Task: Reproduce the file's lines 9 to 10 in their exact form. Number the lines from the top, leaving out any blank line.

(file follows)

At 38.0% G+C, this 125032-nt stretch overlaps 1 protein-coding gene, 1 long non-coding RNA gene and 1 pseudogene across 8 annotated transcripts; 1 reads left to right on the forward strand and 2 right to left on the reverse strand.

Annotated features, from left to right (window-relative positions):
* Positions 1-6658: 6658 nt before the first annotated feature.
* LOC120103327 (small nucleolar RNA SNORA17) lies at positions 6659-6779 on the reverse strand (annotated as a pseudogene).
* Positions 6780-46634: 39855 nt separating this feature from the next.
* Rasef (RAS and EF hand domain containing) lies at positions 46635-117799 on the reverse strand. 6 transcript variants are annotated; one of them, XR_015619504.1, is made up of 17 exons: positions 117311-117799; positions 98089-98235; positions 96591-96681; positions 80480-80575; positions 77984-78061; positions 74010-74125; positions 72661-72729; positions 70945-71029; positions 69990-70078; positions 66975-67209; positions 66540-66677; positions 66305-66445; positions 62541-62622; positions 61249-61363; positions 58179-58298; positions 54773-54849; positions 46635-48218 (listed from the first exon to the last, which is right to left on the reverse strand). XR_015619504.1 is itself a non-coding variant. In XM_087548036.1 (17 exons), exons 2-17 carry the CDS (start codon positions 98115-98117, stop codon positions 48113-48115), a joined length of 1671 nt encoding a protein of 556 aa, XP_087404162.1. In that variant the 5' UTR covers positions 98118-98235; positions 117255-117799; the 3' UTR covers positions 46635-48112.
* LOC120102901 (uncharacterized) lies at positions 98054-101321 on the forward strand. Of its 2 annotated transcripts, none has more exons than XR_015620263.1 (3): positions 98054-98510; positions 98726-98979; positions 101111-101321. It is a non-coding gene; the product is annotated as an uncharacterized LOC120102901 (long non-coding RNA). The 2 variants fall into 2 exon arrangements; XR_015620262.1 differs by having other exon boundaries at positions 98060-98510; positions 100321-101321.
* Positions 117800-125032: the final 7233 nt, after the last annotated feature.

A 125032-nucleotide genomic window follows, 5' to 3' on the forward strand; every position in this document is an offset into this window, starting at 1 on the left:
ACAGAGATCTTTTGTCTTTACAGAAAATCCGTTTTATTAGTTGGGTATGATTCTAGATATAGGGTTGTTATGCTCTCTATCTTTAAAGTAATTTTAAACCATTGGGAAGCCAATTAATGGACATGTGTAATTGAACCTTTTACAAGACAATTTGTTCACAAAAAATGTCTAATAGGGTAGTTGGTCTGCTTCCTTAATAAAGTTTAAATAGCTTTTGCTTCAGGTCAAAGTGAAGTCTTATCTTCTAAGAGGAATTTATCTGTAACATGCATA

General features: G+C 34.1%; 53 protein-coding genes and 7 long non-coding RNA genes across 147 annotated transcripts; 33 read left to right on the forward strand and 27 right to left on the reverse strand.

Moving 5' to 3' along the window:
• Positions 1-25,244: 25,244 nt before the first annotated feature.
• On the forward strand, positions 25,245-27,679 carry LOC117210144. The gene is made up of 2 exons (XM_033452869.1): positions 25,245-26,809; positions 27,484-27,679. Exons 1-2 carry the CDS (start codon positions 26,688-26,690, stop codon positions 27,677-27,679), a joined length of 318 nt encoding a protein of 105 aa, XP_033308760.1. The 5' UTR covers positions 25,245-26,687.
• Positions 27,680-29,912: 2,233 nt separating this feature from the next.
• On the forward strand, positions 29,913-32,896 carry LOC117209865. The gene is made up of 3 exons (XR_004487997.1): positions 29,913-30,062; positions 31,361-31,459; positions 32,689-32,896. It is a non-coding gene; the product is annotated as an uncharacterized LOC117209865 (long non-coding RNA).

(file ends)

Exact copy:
A 125032-nucleotide genomic window follows, 5' to 3' on the forward strand; every position in this document is an offset into this window, starting at 1 on the left:
ACAGAGATCTTTTGTCTTTACAGAAAATCCGTTTTATTAGTTGGGTATGATTCTAGATATAGGGTTGTTATGCTCTCTATCTTTAAAGTAATTTTAAACCATTGGGAAGCCAATTAATGGACATGTGTAATTGAACCTTTTACAAGACAATTTGTTCACAAAAAATGTCTAATAGGGTAGTTGGTCTGCTTCCTTAATAAAGTTTAAATAGCTTTTGCTTCAGGTCAAAGTGAAGTCTTATCTTCTAAGAGGAATTTATCTGTAACATGCATA